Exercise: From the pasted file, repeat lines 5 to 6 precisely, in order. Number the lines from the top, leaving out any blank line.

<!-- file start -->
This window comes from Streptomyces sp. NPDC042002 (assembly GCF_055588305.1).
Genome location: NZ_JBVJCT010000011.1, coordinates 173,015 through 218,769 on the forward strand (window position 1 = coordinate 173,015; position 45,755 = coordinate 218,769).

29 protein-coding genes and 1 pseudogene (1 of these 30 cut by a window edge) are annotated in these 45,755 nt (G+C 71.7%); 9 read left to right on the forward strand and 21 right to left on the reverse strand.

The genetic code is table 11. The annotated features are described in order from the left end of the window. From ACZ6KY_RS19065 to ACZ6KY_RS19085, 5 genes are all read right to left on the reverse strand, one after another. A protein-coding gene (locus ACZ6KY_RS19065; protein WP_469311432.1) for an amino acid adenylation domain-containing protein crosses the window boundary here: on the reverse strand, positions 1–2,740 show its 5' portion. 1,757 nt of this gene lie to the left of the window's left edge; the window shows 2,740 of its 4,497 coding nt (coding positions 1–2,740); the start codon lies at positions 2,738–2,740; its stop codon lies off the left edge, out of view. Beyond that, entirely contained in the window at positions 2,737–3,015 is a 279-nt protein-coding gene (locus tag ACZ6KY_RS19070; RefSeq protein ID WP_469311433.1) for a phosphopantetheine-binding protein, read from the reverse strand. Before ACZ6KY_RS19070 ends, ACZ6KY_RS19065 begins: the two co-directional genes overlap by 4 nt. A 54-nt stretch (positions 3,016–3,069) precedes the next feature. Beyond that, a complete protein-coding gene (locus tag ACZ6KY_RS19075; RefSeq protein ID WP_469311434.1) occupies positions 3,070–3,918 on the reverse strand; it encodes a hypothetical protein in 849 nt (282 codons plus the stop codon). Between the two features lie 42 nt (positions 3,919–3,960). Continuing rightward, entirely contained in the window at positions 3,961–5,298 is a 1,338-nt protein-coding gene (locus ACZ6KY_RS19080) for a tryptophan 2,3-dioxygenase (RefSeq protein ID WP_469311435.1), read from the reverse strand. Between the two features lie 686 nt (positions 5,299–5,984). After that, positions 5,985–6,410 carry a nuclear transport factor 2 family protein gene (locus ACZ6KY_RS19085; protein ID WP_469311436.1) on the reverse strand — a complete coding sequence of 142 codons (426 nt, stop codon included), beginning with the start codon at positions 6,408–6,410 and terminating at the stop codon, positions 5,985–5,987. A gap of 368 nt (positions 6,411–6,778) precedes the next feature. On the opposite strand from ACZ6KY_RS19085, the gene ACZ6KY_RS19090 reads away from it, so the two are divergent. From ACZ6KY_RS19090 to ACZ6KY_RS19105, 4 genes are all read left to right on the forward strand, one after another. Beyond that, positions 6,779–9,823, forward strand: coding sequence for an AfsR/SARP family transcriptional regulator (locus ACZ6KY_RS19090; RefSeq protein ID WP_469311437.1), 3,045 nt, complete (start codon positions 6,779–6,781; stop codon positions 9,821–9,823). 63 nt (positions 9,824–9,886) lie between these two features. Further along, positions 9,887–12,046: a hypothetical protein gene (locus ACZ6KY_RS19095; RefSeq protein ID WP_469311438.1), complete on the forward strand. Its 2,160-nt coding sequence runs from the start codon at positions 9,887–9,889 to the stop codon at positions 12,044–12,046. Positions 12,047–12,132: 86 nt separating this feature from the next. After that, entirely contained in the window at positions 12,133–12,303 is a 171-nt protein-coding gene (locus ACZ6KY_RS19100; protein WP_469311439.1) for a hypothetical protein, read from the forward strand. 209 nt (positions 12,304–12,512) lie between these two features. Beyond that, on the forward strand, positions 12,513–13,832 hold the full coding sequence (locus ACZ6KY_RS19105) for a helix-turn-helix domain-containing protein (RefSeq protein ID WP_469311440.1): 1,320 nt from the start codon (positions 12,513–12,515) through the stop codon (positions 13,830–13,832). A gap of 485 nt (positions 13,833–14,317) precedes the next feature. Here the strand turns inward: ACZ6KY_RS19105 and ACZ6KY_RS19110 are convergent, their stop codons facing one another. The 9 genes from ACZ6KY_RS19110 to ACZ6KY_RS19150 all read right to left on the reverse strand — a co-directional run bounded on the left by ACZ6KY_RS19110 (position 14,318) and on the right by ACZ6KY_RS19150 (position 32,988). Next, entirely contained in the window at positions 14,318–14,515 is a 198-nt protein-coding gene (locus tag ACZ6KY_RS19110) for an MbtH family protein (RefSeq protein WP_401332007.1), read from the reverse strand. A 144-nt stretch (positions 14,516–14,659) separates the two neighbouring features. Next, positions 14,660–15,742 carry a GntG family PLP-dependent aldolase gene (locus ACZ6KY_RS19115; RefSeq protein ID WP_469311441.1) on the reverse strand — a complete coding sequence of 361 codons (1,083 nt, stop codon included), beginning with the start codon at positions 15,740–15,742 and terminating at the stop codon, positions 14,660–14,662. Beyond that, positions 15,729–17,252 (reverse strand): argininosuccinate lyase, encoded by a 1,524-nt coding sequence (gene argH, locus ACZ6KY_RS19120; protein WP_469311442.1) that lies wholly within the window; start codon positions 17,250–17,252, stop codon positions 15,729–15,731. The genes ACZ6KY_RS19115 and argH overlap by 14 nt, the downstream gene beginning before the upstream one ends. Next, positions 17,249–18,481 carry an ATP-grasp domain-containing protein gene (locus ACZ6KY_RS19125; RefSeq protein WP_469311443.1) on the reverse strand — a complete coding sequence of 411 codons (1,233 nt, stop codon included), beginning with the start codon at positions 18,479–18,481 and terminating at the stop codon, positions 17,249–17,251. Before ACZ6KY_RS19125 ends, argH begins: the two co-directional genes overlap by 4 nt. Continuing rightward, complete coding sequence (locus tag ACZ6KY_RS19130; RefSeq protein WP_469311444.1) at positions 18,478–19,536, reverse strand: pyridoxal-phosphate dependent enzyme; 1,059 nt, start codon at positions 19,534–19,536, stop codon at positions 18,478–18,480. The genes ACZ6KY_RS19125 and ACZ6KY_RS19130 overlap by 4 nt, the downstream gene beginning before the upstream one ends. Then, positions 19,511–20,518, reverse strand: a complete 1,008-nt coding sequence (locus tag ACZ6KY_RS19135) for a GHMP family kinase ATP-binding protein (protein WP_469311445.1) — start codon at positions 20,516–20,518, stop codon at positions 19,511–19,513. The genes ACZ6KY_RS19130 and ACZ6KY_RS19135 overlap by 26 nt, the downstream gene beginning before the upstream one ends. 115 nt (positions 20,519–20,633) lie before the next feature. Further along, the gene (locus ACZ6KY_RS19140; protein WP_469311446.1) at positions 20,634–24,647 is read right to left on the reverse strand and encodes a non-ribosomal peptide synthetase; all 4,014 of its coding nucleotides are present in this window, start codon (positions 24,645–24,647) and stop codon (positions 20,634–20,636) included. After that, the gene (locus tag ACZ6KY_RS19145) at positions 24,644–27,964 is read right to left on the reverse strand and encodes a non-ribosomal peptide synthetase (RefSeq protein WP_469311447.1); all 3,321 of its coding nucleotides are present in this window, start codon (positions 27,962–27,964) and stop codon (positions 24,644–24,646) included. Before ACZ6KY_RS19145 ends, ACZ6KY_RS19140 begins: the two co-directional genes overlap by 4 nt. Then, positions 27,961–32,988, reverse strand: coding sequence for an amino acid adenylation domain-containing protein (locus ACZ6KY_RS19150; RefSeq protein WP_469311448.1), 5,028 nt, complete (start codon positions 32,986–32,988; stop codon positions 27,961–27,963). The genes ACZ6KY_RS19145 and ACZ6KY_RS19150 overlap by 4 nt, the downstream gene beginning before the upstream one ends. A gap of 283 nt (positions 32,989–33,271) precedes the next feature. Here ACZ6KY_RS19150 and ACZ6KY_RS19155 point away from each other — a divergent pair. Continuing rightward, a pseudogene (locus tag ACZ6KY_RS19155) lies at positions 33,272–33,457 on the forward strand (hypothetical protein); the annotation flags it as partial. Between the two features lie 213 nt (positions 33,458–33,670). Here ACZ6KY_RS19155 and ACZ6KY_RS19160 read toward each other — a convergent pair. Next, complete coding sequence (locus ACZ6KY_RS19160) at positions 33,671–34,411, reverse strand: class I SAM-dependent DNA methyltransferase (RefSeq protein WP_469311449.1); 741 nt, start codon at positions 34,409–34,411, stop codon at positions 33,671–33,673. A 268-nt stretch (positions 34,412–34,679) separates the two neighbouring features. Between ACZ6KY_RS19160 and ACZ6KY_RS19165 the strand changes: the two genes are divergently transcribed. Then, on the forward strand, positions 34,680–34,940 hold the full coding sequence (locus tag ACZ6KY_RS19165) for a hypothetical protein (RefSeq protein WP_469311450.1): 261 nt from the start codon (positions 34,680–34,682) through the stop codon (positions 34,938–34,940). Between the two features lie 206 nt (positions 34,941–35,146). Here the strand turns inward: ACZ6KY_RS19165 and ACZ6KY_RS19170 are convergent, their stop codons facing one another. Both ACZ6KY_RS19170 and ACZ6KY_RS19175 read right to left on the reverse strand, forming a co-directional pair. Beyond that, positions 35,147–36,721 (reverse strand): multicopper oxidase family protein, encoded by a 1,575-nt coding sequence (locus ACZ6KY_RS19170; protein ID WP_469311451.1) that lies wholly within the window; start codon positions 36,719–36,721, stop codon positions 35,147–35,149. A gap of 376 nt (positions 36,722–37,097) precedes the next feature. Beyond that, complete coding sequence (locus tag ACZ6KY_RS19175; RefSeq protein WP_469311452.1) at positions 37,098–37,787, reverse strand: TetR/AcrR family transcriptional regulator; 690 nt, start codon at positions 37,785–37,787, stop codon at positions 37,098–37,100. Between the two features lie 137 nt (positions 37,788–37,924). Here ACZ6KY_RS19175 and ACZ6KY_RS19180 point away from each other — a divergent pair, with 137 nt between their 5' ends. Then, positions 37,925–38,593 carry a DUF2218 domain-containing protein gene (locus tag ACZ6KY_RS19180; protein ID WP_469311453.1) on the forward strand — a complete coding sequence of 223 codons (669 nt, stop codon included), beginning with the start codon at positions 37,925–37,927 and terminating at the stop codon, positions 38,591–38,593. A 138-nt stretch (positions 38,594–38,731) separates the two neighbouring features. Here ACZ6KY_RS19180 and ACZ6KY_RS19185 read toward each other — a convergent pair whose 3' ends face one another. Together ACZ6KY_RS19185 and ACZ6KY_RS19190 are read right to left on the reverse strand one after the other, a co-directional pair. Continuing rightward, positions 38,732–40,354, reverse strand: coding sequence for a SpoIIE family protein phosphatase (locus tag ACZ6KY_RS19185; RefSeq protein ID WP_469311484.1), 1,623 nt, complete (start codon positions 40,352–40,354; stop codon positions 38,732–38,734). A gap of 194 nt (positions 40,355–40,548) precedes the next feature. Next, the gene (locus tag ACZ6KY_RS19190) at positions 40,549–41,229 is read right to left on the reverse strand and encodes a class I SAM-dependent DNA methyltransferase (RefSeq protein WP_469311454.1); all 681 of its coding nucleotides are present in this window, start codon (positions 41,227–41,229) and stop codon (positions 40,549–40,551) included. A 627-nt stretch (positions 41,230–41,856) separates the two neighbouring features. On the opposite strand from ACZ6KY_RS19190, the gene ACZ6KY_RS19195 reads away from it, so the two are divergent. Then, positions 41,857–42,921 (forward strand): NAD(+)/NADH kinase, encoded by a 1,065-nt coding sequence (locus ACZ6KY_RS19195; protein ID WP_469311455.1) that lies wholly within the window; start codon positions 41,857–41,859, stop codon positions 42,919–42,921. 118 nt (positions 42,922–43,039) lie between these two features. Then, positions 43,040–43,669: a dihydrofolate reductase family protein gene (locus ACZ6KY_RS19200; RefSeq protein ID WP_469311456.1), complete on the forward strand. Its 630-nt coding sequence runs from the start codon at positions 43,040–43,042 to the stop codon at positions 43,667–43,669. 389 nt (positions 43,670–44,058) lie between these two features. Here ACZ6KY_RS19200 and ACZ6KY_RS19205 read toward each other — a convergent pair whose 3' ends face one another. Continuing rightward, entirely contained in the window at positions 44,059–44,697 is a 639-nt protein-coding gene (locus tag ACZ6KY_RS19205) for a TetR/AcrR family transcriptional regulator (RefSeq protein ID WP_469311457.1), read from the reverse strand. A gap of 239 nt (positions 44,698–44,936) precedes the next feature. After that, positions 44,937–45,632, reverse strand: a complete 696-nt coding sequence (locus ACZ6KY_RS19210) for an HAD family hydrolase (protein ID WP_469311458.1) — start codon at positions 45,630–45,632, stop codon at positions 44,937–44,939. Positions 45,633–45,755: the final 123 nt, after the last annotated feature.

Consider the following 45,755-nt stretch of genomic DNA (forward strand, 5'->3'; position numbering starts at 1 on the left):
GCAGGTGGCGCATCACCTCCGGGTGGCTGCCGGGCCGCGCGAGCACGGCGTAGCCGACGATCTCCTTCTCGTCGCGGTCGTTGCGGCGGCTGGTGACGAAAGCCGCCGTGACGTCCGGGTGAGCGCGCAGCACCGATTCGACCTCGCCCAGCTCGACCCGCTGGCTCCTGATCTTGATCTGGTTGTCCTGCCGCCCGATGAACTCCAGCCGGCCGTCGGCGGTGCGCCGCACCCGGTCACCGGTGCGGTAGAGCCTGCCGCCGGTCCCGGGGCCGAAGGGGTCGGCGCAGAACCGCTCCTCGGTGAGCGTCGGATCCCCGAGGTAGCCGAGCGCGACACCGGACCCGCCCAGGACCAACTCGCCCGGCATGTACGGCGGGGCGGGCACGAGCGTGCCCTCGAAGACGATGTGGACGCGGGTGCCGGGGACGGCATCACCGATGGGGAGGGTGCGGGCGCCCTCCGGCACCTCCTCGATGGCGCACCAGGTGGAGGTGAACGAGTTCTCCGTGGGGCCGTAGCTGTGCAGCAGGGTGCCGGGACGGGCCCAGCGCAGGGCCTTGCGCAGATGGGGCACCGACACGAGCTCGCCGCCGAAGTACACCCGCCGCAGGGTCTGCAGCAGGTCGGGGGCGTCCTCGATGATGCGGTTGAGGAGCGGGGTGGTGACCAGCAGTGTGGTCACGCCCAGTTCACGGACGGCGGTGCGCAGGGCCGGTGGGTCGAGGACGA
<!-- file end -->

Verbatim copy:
Consider the following 45,755-nt stretch of genomic DNA (forward strand, 5'->3'; position numbering starts at 1 on the left):
GCAGGTGGCGCATCACCTCCGGGTGGCTGCCGGGCCGCGCGAGCACGGCGTAGCCGACGATCTCCTTCTCGTCGCGGTCGTTGCGGCGGCTGGTGACGAAAGCCGCCGTGACGTCCGGGTGAGCGCGCAGCACCGATTCGACCTCGCCCAGCTCGACCCGCTGGCTCCTGATCTTGATCTGGTTGTCCTGCCGCCCGATGAACTCCAGCCGGCCGTCGGCGGTGCGCCGCACCCGGTCACCGGTGCGGTAGAGCCTGCCGCCGGTCCCGGGGCCGAAGGGGTCGGCGCAGAACCGCTCCTCGGTGAGCGTCGGATCCCCGAGGTAGCCGAGCGCGACACCGGACCCGCCCAGGACCAACTCGCCCGGCATGTACGGCGGGGCGGGCACGAGCGTGCCCTCGAAGACGATGTGGACGCGGGTGCCGGGGACGGCATCACCGATGGGGAGGGTGCGGGCGCCCTCCGGCACCTCCTCGATGGCGCACCAGGTGGAGGTGAACGAGTTCTCCGTGGGGCCGTAGCTGTGCAGCAGGGTGCCGGGACGGGCCCAGCGCAGGGCCTTGCGCAGATGGGGCACCGACACGAGCTCGCCGCCGAAGTACACCCGCCGCAGGGTCTGCAGCAGGTCGGGGGCGTCCTCGATGATGCGGTTGAGGAGCGGGGTGGTGACCAGCAGTGTGGTCACGCCCAGTTCACGGACGGCGGTGCGCAGGGCCGGTGGGTCGAGGACGA